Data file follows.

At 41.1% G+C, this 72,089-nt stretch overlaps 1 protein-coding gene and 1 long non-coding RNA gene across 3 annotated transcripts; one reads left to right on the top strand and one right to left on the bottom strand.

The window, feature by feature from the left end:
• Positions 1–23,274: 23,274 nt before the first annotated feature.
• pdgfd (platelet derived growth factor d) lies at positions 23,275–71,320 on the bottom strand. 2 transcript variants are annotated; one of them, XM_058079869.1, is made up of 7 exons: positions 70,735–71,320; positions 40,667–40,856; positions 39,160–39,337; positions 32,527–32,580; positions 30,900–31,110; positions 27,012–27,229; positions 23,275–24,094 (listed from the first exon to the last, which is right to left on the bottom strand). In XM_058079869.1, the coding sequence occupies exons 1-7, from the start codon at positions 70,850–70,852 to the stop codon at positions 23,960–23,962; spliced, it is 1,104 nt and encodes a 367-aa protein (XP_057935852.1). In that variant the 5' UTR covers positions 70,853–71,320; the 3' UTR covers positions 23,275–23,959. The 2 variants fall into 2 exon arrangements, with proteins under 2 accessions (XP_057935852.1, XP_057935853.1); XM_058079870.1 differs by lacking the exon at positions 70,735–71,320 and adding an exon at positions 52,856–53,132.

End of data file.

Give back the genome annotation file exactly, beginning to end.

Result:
At 41.1% G+C, this 72,089-nt stretch overlaps 1 protein-coding gene and 1 long non-coding RNA gene across 3 annotated transcripts; one reads left to right on the top strand and one right to left on the bottom strand.

The window, feature by feature from the left end:
• Positions 1–23,274: 23,274 nt before the first annotated feature.
• pdgfd (platelet derived growth factor d) lies at positions 23,275–71,320 on the bottom strand. 2 transcript variants are annotated; one of them, XM_058079869.1, is made up of 7 exons: positions 70,735–71,320; positions 40,667–40,856; positions 39,160–39,337; positions 32,527–32,580; positions 30,900–31,110; positions 27,012–27,229; positions 23,275–24,094 (listed from the first exon to the last, which is right to left on the bottom strand). In XM_058079869.1, the coding sequence occupies exons 1-7, from the start codon at positions 70,850–70,852 to the stop codon at positions 23,960–23,962; spliced, it is 1,104 nt and encodes a 367-aa protein (XP_057935852.1). In that variant the 5' UTR covers positions 70,853–71,320; the 3' UTR covers positions 23,275–23,959. The 2 variants fall into 2 exon arrangements, with proteins under 2 accessions (XP_057935852.1, XP_057935853.1); XM_058079870.1 differs by lacking the exon at positions 70,735–71,320 and adding an exon at positions 52,856–53,132.